Violacein also negatively impacted the nematode genetic model organism C. elegans. When fed on violacein-producing Janthinobacterium, C. elegans displayed developmental arrest in early larval stages [50]. Similar developmental arrest and delay was seen when violacein was expressed in E. coli OP50 [79] (Fig. 2), the normal laboratory diet of C. elegans [50]. Consumption of this compound induced the expression of several detoxification genes regulated by the insulin-like signaling pathway [80]. Interestingly, supplementation of unsaturated fatty acids, especially oleate, alleviated the worm growth and survival in violacein, whereas saturated fatty acids had no effect [79]. In addition to highlighting the anti-nematodal potential of violacein, studies in C. elegans may help also elucidate if a conserved mechanism of violacein-induced toxicity in metazoans exists. With the extensive genetic and molecular tools available for C. elegans, exploring how unsaturated fatty acids are able to mitigate violacein’s toxicity may provide a window into this mechanism, and may also shed light on its activities within cancer cells.

Fig. 2
figure2

Violacein stunts the growth and development of C. elegans. (A) Lawn of E. coli strain OP50 (left) and violacein-expressing OP50 (OP50-vio, right). (B) Body length of worms grown on OP50 and OP50-vio from L1 larvae stage for 4 days. (C) Development of worms grown on OP50 and OP50-vio. Day 1 image show L1 synchronized worms that has never been fed. Scale bar = 100 μm. Figure originally published in [79]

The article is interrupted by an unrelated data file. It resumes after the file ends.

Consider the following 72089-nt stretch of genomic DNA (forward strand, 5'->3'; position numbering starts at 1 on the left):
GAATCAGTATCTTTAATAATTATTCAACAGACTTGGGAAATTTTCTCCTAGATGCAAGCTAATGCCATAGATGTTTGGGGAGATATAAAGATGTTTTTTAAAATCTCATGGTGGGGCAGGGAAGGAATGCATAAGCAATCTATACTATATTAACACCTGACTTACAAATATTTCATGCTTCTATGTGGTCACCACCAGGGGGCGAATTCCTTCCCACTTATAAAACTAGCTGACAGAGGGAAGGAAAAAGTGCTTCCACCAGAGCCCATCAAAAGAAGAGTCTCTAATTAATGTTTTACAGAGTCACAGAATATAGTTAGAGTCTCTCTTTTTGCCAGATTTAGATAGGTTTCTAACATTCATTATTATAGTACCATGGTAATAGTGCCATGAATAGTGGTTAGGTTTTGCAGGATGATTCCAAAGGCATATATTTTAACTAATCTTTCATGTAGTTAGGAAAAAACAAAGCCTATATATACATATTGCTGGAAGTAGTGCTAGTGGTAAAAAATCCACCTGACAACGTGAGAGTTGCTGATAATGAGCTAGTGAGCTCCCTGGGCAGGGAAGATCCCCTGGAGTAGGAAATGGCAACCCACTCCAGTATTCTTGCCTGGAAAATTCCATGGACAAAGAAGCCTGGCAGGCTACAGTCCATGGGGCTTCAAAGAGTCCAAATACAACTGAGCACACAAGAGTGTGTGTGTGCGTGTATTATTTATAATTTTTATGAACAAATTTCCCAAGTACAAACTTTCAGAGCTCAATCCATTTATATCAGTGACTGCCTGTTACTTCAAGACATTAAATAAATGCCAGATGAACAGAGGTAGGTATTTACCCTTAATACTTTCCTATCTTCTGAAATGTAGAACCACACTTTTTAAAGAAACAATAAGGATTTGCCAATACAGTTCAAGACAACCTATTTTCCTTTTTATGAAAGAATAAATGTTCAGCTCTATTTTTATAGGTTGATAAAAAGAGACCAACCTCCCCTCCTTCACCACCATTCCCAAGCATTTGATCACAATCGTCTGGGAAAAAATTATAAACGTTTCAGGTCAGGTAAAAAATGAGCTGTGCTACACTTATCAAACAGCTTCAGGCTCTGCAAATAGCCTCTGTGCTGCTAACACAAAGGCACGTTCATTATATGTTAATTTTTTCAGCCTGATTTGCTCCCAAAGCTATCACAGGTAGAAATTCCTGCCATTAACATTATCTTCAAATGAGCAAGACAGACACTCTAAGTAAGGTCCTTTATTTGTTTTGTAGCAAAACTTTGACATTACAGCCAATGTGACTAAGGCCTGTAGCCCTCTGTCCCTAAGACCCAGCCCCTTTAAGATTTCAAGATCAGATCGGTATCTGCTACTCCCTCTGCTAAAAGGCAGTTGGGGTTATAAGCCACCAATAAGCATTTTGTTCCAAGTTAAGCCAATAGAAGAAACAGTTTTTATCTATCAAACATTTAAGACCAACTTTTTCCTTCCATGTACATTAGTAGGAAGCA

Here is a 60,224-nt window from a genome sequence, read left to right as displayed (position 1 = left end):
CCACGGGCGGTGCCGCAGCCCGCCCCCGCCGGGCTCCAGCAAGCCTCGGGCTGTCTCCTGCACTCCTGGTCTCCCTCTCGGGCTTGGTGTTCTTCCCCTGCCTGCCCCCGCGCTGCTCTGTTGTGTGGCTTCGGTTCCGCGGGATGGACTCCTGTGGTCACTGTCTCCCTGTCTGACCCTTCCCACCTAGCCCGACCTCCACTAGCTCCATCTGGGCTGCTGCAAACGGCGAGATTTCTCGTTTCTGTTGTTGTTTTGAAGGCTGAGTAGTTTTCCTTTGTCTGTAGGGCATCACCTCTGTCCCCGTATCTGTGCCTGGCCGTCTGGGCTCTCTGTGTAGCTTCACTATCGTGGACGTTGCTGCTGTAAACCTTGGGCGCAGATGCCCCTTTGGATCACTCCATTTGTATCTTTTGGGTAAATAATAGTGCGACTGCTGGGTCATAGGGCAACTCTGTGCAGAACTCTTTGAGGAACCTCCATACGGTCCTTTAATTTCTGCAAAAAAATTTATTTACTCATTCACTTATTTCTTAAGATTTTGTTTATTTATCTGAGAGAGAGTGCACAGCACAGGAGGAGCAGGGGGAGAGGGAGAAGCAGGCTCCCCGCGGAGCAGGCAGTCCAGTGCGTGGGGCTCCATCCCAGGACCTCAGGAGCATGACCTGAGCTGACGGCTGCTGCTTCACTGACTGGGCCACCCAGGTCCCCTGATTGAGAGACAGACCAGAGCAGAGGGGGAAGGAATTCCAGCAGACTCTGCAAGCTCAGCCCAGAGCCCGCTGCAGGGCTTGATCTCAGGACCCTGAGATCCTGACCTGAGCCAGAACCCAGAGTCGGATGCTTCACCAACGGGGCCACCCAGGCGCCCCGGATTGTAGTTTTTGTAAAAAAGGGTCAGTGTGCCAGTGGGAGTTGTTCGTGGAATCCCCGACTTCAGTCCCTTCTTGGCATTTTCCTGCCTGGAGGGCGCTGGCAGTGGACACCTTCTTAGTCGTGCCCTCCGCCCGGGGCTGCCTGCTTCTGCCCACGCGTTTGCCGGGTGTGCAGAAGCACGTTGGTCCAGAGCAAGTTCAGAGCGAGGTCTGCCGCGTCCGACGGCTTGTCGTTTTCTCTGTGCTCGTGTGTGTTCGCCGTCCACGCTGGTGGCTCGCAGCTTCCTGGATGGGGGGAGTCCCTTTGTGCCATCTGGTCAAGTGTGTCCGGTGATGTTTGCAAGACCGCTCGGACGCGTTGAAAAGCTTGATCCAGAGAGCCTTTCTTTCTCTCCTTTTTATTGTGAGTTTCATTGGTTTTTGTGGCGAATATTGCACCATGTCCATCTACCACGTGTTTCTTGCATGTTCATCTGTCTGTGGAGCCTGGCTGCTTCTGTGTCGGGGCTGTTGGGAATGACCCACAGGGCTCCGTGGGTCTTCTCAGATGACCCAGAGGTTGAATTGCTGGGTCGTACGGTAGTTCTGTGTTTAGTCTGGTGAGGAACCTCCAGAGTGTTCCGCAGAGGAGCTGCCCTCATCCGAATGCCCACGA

Anticancer Activities of Prodigiosin and Violacein

Another well-known characteristic of these two compounds is their anti-tumor activities. Cancer is the second leading cause of death globally [81], and although recent therapeutics have been developed for some cancers, still it remains as devastating as ever. In the laboratory, prodigiosin has been reported to kill human cancer cell lines by a process called programmed cell death or apoptosis. Prodigiosin can induce apoptosis in haematopoietic cancer cells [82], human lung cancer cells [83], B cells and T cells in chronic lymphocytic leukemia [84], gastric cancer cells [85], multidrug resistant breast cancer cells [86], colorectal cancer cells [87] and glioblastoma multiforme cancer cells [88] (Table 3).

Table 3 List of cell lines evaluated with prodigiosin

Despite the strong evidence that prodigiosin can work against multiple types of cancer cells, how this compound targets cancer cell death by apoptosis is not yet clear. Prodigiosin can interact with and cleave DNA [73, 92], supporting one possible mechanism of cell death. Prodigiosin also facilitates proton and chloride ion symport and can affect the acidification of cellular compartments [94, 95], providing support for an alternative mechanism of cancer cell apoptosis [90]. Finally, prodigiosins also inhibit protein phosphatase activity in vitro [96, 97], suggesting another possible mechanism of how this compound may inhibit cancer cell growth.